The Seattle Seahawks have seemingly played at the Carolina Panthers a billion times over the past several seasons, and other than one playoff game, they’ve left Charlotte with a W. This year was no different, although it’s the 2019 Seahawks, so instead of a 30-10 or 30-17 win against a fading Carolina squad, they had to conjure up a critical offensive possession in the closing minutes to deny Kyle Allen a chance at a game-winning drive.
Seattle is 7-1 on the road for the first time in franchise history, which is nothing to sneeze at. Keep in mind that the Seahawks’ only “blowout” win came at Arizona, and most of their biggest leads have been away from CenturyLink Field. Closing these games out... have been a different story, but the Seahawks are in the playoffs.
Let’s get to Winners and Losers from Sunday morning’s victory.
He’s still apparently sick and his shin is still bruised, but Lockett looked like Lockett again. Eight catches on nine targets for 120 yards, including a touchdown in which Carolina opted not to acknowledge his existence. Those play-action crossers were largely on point (aside from one Wilson overthrow), and he had what was just about a game-sealing 3rd and 11 conversion.
Given his relative slump, Wilson had a turnover-free day and was highly efficient. You can’t really complain too much about 20/26 for 286 yards and two touchdowns, although his rapidly diminishing/hesitant scrambling skills are a worry in the long-run. That aside, Wilson was dropping dimes, making smart decisions, and the Panthers defense didn’t have a lot of answers.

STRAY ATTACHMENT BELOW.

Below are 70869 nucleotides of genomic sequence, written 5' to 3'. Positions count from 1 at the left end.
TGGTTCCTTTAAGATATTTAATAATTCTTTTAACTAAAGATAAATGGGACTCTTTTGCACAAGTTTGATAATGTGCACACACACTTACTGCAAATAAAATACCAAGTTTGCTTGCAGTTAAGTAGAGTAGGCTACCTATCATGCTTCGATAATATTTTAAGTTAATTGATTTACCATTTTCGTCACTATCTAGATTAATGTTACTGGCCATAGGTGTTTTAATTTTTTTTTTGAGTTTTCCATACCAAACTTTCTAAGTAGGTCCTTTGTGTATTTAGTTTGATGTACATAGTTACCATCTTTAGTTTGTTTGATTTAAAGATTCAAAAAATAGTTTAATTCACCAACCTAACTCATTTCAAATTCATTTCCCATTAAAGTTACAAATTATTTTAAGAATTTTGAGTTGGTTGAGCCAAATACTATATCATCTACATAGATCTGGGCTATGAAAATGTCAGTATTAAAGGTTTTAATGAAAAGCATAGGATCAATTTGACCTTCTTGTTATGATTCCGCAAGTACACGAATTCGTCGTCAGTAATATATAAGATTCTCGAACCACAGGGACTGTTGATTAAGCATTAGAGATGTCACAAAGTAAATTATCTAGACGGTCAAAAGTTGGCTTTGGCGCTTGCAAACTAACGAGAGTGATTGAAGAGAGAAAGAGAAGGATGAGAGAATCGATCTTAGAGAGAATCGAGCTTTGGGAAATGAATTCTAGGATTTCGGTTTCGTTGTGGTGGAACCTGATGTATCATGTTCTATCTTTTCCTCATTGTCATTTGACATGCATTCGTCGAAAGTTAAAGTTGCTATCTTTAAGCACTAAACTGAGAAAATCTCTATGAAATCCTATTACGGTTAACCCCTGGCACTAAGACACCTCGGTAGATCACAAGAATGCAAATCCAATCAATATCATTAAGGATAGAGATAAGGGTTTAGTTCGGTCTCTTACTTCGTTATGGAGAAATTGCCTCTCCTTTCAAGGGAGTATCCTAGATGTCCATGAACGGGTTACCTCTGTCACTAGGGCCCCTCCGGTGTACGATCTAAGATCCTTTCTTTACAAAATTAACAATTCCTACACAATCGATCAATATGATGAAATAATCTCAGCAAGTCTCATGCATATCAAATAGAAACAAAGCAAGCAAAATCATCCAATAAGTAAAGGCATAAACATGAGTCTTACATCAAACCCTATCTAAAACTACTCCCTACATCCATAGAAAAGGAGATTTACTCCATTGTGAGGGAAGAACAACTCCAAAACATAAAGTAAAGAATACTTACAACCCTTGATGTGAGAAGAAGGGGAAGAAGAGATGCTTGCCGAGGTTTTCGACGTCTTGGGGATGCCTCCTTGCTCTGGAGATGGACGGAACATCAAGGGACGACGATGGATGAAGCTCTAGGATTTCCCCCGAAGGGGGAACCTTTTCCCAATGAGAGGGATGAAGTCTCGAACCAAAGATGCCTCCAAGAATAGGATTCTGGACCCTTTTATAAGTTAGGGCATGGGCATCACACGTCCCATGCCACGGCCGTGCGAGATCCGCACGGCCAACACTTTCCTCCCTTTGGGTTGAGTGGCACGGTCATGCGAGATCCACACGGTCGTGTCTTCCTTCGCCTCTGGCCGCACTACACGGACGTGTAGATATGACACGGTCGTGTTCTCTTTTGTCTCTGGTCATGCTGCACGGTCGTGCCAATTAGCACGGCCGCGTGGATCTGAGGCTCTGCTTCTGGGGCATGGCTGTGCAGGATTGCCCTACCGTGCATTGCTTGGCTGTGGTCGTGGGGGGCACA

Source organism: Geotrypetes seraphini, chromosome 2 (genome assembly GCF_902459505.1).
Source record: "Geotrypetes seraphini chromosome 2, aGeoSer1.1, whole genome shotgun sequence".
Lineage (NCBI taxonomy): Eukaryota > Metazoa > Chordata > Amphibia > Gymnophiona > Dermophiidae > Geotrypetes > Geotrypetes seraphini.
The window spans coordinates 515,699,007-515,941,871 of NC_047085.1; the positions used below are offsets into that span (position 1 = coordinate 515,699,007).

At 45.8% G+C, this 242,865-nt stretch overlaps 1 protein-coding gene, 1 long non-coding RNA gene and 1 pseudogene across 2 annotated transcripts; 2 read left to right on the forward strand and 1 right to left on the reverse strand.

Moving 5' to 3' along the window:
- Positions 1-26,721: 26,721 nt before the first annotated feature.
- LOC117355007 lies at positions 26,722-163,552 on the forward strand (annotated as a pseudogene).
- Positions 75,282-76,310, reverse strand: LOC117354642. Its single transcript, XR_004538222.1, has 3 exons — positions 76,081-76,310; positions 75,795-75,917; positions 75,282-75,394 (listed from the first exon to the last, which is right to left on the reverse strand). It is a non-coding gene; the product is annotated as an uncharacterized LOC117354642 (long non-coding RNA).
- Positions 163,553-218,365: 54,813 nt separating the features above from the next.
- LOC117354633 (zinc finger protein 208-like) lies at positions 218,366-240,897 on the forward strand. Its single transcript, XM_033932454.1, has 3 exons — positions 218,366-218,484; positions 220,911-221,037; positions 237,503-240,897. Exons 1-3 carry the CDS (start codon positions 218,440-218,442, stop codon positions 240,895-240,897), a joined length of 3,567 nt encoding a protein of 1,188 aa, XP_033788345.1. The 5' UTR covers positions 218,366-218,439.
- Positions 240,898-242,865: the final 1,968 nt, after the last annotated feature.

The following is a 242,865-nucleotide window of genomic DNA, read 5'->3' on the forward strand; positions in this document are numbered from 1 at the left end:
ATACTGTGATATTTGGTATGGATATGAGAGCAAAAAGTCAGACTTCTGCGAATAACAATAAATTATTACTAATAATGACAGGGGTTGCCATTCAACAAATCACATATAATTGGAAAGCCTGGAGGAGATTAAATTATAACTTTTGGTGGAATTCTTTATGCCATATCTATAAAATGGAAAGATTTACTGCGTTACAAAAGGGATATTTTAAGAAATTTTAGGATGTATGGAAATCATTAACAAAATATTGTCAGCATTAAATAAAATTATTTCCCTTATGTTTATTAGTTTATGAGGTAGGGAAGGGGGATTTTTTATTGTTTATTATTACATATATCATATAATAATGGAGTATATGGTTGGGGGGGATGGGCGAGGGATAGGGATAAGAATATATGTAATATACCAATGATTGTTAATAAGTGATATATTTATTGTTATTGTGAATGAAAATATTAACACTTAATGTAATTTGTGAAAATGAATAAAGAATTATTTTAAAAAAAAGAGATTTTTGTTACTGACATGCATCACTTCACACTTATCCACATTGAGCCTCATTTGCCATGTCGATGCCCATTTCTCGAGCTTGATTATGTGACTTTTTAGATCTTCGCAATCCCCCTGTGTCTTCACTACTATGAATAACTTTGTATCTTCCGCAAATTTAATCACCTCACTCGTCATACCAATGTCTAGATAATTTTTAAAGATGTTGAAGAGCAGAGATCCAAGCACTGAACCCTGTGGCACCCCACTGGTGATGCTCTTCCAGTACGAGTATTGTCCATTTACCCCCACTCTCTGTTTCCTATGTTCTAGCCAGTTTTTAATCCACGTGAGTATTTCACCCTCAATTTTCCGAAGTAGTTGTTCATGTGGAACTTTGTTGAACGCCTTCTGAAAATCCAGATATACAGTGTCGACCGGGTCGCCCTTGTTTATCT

Carolina’s run defense is lousy so it should’ve been a requirement to have Carson exploit this weakness. I’d say a career-high 133 yards on 24 carries and two touchdowns gets the job done.
He only had two catches but one of them was a third-down conversion and the other was a touchdown on poor Donte Jackson, who looks like he belongs in the XFL. Metcalf and his former Ole Miss teammate AJ Brown are tearing up the league at the moment, which is awesome to see.
KJ Wright and Bobby Wagner
They need to be placed in tandem because they are the greatest linebacker duo the Seahawks have ever had. Those two combined for three Kyle Allen interceptions, and kept producing positive plays. Wagner appeared to have avoided serious injury to his ankle, which is a relief when it looked like his season was over. Enjoy Wright and Wagner starting on the same team for as long as you can, because they are Seahawks legends.
Ford had a hand (literally) on the first K.J. Wright interception and was a beast as usual in run defense, chasing down Christian McCaffrey in backside pursuit at least once. Another great hidden gem unearthed by John Schneider.
He recorded the only sack for the Seahawks and now leads the whole damn team (with THREE). I’m loving Green’s development in his second season, and his bull rushing abilities are getting better.